Lecture 3. From Delta Functions to Convolution. Recap…. From Fourier series to Fourier transforms Pulses and top hats “Wide in time, narrow in frequency; narrow in time, wide in frequency” Bandwidth. Outline of Lecture 3. Delta functions, conjugate variables, and uncertainty
From Delta Functions
Time-limited functions and bandwidth
From the Fourier transform of a Gaussian function we can derive a form of the uncertainty principle. (Further Exercises, Problems Class 2)
Fourier Transforms and the Uncertainty Principle
Note the ‘reciprocal’ nature of the characteristics of the function and those of its Fourier transform.
Narrow in time wide in frequency: Dt Df
DxDp ~ (h/2p)/2
Compare this with
Calculate the Fourier transform of d(t).
The ultimate time-limited function:Dirac d-function
So, in the limit of the pulse width → 0, what happens to the pulse’s Fourier transform?
Fourier transform becomes broader and broader as pulse width narrows.
In the limit of an infinitesimally narrow pulse, the Fourier transform is a straight line: an infinitely wide band of frequencies.
Write down the magnitude (or modulus) of z.
Magnitude, phase, and power spectra
Fourier transform is generally a complex quantity.
- Plot real, imaginary parts
- Plot magnitude
- Plot phase
- Plot power spectrum:|F(w)|2
Take z = e-ikx
How is the magnitude of the Fourier transform affected by the shift in the function?
How are the phases affected?
You should be able to answer the following questions (Q2 of last week’s problems class question sheet).
Calculate the Fourier transform of d(t-t0).
Why ‘power’ spectrum?
The power content of a periodic function f(t) (period T) is:
If f(t) is a voltage or current waveform, then the equation above represents the average power delivered to a 1 W resistor.
For aperiodic signals, Parseval’s theorem is written in terms of total energy of waveform:
Total power or energy in waveform depends on square of magnitudes of Fourier coefficients or on square of magnitude of F(w). (Phases not important).
BThe importance of phase…
Karle and Hauptmann won the Nobel prize in 1985 for their work in X-ray crystallography.
Take Fourier transforms of images to left.
Mix phase spectrum of Hauptmann with magnitude spectrum of Karle (A) and vice versa (B).
Measurement & Convolution
Convolution underlies every measurement we make.
It’s what, for example,
Hubble space telescope – spherical aberration led to image blur
‘Convolution’, n. Origin: Latin: from ‘convolvere’ – ‘roll together’
Every measuring instrument/device is associated with a finite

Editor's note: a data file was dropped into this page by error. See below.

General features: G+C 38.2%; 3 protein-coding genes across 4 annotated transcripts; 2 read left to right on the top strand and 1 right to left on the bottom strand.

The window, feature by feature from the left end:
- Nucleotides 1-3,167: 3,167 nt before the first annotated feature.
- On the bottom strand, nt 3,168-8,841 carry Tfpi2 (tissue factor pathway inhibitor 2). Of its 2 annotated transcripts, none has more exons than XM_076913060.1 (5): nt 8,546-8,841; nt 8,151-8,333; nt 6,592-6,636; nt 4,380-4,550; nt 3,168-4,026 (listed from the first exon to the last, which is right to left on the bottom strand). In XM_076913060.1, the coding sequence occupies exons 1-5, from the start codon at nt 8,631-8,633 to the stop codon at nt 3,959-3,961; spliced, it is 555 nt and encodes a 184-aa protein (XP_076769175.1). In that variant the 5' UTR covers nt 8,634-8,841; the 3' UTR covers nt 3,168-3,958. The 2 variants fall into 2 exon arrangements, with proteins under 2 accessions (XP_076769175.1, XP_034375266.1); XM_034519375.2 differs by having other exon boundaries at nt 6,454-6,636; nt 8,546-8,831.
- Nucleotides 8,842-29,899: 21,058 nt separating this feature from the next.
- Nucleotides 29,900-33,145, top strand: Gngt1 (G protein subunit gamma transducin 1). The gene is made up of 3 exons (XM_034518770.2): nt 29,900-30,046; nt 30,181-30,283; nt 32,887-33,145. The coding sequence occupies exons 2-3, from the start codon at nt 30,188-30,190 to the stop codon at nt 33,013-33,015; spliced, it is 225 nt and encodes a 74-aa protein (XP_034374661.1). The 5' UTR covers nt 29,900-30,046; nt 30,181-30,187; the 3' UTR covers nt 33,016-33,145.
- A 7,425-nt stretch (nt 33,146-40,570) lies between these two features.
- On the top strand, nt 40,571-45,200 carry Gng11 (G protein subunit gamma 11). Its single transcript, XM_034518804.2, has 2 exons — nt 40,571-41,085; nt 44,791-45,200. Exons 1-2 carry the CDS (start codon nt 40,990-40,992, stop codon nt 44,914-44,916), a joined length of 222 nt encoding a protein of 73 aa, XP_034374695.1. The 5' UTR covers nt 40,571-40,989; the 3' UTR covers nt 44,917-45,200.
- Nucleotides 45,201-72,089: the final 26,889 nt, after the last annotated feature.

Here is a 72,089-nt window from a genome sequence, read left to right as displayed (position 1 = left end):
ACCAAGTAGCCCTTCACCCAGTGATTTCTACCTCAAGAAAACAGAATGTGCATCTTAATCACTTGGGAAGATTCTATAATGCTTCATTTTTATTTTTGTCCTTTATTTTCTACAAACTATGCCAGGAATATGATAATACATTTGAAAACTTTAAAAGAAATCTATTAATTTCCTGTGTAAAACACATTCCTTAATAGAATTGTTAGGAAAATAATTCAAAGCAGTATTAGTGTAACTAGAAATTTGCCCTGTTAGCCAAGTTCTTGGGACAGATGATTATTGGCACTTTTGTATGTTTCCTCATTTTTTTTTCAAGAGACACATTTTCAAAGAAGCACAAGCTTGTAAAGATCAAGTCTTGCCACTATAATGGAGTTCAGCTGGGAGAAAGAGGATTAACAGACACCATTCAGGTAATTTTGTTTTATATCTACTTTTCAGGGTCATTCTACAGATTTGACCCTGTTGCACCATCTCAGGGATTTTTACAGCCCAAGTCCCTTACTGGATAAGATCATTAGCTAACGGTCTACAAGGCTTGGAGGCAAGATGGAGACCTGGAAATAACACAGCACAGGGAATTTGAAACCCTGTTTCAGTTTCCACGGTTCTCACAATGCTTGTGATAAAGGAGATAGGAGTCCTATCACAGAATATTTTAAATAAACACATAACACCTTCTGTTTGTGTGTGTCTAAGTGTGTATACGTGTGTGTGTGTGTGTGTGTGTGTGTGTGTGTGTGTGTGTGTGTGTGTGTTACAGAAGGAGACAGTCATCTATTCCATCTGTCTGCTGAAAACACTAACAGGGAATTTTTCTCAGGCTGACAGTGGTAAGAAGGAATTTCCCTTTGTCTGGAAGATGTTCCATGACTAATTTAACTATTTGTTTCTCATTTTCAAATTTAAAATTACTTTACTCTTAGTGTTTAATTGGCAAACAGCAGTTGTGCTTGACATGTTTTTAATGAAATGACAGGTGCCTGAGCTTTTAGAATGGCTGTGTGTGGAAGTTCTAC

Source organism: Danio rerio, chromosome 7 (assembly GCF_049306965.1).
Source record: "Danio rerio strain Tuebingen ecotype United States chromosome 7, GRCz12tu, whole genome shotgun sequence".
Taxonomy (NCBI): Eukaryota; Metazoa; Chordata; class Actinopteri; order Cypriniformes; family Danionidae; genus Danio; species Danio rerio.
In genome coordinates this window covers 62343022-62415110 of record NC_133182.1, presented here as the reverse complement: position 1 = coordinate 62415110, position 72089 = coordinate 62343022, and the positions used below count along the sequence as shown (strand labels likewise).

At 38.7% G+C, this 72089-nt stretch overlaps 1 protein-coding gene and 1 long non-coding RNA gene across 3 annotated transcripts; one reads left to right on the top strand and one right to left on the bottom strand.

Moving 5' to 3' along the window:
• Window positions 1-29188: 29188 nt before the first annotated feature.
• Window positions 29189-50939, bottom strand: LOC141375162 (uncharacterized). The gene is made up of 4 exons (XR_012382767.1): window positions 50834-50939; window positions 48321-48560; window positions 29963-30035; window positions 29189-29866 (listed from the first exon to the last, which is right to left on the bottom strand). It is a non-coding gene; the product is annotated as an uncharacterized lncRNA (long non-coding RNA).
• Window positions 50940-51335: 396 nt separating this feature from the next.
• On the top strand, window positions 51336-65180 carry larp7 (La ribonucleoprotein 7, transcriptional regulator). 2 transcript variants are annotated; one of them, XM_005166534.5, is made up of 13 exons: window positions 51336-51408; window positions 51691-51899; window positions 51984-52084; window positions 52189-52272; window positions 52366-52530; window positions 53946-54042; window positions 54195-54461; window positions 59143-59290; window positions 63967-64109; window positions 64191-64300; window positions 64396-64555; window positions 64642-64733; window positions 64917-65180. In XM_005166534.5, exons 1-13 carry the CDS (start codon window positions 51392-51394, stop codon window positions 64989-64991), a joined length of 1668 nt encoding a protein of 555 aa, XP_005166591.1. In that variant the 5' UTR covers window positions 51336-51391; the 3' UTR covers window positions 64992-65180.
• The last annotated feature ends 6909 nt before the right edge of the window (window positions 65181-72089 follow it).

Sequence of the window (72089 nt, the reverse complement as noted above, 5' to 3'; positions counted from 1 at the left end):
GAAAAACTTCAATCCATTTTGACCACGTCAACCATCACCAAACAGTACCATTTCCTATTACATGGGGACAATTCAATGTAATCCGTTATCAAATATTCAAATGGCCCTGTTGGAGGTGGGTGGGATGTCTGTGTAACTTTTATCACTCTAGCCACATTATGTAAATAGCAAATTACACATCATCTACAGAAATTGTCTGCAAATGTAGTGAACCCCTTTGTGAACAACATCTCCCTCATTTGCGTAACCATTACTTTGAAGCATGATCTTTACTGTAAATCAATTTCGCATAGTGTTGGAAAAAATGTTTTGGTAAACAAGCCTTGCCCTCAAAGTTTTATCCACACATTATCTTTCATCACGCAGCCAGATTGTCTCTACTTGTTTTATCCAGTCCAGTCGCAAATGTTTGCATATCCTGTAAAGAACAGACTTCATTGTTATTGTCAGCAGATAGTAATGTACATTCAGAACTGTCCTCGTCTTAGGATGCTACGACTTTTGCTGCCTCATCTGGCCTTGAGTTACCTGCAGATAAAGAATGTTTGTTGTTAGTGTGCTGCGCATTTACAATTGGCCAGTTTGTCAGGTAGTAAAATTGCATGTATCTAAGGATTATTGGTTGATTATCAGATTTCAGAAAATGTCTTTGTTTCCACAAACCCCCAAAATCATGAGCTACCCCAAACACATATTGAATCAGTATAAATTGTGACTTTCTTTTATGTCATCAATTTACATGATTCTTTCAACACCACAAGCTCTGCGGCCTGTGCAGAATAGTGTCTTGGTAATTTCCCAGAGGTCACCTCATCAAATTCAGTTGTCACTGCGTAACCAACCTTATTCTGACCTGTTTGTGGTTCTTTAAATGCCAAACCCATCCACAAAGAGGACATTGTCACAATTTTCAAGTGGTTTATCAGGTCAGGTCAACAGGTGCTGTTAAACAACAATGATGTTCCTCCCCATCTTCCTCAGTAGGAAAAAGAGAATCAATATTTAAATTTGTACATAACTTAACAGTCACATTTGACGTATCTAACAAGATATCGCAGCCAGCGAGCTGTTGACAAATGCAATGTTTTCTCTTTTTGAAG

resolution – model this with an impulse response function.
Very simple concept: apply a delta function input to the system – what is the output (i.e. the system response)?
Measurement & Convolution
The system could be:
- an electronic circuit
- a camera or imaging system [point spread function]
- a mechanical system (eg. suspension on a car)
- an audio amplifier
- a spectrometer
Vast range of applications (from spectroscopy to audio systems to forensic science…..)
Delta-function at ‘input’ forms finite sized spot at ‘output’ – the impulse response function is the point spread function (PSF)
Point spread function
So how do we convolve two functions?
The convolution of two functions f(x) and g(x)(f g)is given by:
OK, but what does that integral actually do…?
1. Sketch f(x)
2. Sketch the other function (g(x))backwards on a transparency
3. Incrementally slide the transparency across the graph paper in the +x direction
4. At each point (x’) calculate the area under the curve representing the product of the two functions.
Impulse Response and Convolution
This is the impulse response (r(t)) for a mechanical system.
(i) Write down a mathematical expression to describe this response function;
(ii) Sketch the system response for an impulse applied at time t0 (> 0)
Convolution and spectra
Is there not an easier way of convolving two functions? The integral seems tricky to calculate and the graphical method is laborious.
The Fourier transform of the convolution of
two functions is 2 times the product of
the Fourier transforms of the individual functions:
FT (f g) = 2 F(k)G(k)
Extremely powerful theorem
The response of a system (optical, audio, electrical, mechanical, etc..) to an arbitrary signal f(t) is the convolution of f(t) with the impulse response of the system.
f(t) may be represented as a series of impulses of varying height. System responds to each of these in a characteristic fashion (impulse response).
To get response to ‘stream’ of impulses (i.e. f(t)) convolve f(t) with impulse response function.
How do you think it was possible to evaluate the point spread function for the Hubble telescope?
Impulse response and convolution.
Can also deconvolve if we know the impulse response (or point spread) function. (HST before corrective optics).
Large concert hall
Impulse response and convolution: Audio signals
Remember that convolution holds for a vast range of systems.
Another example – audio signals.
Record impulse response of each environment. Then convolve with given signal to recreate charateristic acoustics of concert hall, cavern, or recording studio…
Now, take a recording….
and convolve this with the impulse response functions on the previous slide…